Tax inspection as a prototype of state collection agency
In January – September 2013, the situation with settlements in Belarus’ economy deteriorated. Companies have resorted to unconventional methods to coerce debtors to pay for the supplied products, inter alia, using tax inspections as mediators. Against the background of unaffordable loans, companies might resort to non-monetary settlements and mass offsets.
As of October 1st, 2013 overdue payables in the Belarusian economy were $2.7 billion.
In 2013, the situation with settlements in the Belarusian economy deteriorated considerably. On October 1st, Belarusian enterprises’ payable accounts were circa $2.3 billion – a 23.6% increase since early 2013. Overdue payables grew at a faster pace, and increased by 62.8 %, reaching $2.5 bln. These statistics do not fully reflect the whole picture. For instance, payment due dates under agreements are prolonged and payments are delayed for up to 120 days, and sometimes, in order to unload warehouses, payments are put off for over a year. Some debts cannot be recovered due to debtors’ insolvency.
Problems with payments in the economy have pushed enterprises to using various mechanisms from the early 90s to squeeze money out of debtors. For example, they started recovering debts through tax inspections. It works as follows: when a company is due to pay taxes, it shows the tax authorities that it has no funds on its accounts. At the same time, the company provides the tax authority with a list of its debtors. The tax authority then charges the due amount of taxes and a bit more from the debtors’ current account. Finally, the tax authority pays back the excess tax to the company or offsets it.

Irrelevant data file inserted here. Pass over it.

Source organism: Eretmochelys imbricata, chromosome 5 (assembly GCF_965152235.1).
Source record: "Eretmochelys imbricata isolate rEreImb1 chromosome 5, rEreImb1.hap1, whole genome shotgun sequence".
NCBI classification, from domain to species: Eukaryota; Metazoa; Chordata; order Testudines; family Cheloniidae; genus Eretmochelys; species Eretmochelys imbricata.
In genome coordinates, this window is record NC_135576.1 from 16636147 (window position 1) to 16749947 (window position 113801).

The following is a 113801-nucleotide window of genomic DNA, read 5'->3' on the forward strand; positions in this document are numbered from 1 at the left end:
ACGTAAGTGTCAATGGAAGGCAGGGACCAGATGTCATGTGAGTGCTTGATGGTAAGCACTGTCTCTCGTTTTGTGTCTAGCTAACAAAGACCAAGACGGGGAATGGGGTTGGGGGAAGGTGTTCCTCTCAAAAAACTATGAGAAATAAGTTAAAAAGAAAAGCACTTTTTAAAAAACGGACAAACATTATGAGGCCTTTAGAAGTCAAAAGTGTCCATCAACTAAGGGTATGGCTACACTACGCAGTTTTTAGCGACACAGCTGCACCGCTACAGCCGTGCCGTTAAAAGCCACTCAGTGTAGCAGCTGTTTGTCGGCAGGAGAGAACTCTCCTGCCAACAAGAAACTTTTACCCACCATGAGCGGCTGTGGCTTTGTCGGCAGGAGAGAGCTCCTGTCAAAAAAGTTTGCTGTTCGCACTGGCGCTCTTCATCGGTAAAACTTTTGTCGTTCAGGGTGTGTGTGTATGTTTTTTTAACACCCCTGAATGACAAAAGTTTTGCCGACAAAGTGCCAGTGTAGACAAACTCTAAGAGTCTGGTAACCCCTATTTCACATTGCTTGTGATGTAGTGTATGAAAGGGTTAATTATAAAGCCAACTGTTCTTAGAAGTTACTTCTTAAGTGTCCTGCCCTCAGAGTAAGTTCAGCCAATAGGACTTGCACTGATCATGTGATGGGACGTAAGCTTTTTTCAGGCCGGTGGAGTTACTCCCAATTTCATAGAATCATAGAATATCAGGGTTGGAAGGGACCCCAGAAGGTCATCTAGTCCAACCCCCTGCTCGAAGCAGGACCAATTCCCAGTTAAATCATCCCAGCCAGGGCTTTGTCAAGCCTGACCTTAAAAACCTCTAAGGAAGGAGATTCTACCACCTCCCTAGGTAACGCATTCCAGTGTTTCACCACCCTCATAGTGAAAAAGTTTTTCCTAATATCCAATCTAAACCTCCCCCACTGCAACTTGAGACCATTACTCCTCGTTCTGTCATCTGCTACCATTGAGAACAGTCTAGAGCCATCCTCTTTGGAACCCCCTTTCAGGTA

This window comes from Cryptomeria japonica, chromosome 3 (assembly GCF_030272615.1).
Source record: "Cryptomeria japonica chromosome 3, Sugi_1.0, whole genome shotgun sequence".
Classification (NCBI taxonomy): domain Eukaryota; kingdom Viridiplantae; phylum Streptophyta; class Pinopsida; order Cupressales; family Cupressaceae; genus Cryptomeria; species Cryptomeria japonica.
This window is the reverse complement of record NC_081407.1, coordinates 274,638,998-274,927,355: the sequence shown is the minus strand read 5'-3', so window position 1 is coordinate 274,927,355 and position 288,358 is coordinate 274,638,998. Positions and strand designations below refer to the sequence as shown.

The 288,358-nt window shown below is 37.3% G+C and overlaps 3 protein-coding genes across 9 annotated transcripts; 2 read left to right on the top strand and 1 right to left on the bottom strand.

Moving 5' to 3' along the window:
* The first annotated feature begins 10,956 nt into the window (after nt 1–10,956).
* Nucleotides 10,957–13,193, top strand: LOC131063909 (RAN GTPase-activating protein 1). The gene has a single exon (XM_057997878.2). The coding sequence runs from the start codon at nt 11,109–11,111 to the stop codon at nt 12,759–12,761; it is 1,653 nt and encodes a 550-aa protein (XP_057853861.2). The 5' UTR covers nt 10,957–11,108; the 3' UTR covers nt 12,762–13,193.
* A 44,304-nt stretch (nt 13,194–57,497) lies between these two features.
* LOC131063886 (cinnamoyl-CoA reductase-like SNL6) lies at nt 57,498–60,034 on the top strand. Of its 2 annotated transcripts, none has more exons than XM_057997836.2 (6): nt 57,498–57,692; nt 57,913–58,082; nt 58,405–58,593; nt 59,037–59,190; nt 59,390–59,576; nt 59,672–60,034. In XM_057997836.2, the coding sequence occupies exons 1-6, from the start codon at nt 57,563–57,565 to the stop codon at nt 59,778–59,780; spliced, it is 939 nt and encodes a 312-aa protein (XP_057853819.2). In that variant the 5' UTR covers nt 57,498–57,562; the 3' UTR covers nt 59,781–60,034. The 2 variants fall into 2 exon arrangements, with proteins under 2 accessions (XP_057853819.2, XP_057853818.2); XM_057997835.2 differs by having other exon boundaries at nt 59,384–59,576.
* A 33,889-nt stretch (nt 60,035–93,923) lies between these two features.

This scheme is an efficient way to fight against chronic non-payment by some enterprises. State-owned enterprises receive production plans, which result in overstocked warehouses, current accounts’ deficit and, hence the need for new loans.
Barter transactions have also become widespread. If this trend continues, enterprises might start using promissory notes (bills of exchange), which were popular in the late 90s.
All these settlement types are archaic, but help to ease the problems with mass defaults in Belarus’ economy.
According to Belstat, in August 7,600 people were dismissed, including 4,800 civil servants. Dismissals of civil servants were due to the optimisation in the public administration by up to 30%. Some civil servants would retain their job however would lose the status of a civil servant. Vacancies on the labour market are likely to reduce in number, thanks to the optimisation, the state administration would increase wages for public servants. The payroll fund for retained employees is likely to increase and some former state employees are likely to get jobs in affiliated organizations. The optimisation of the state apparatus should complete by January 1st, 2018, and some former civil servants are likely to join the ranks of the unemployed.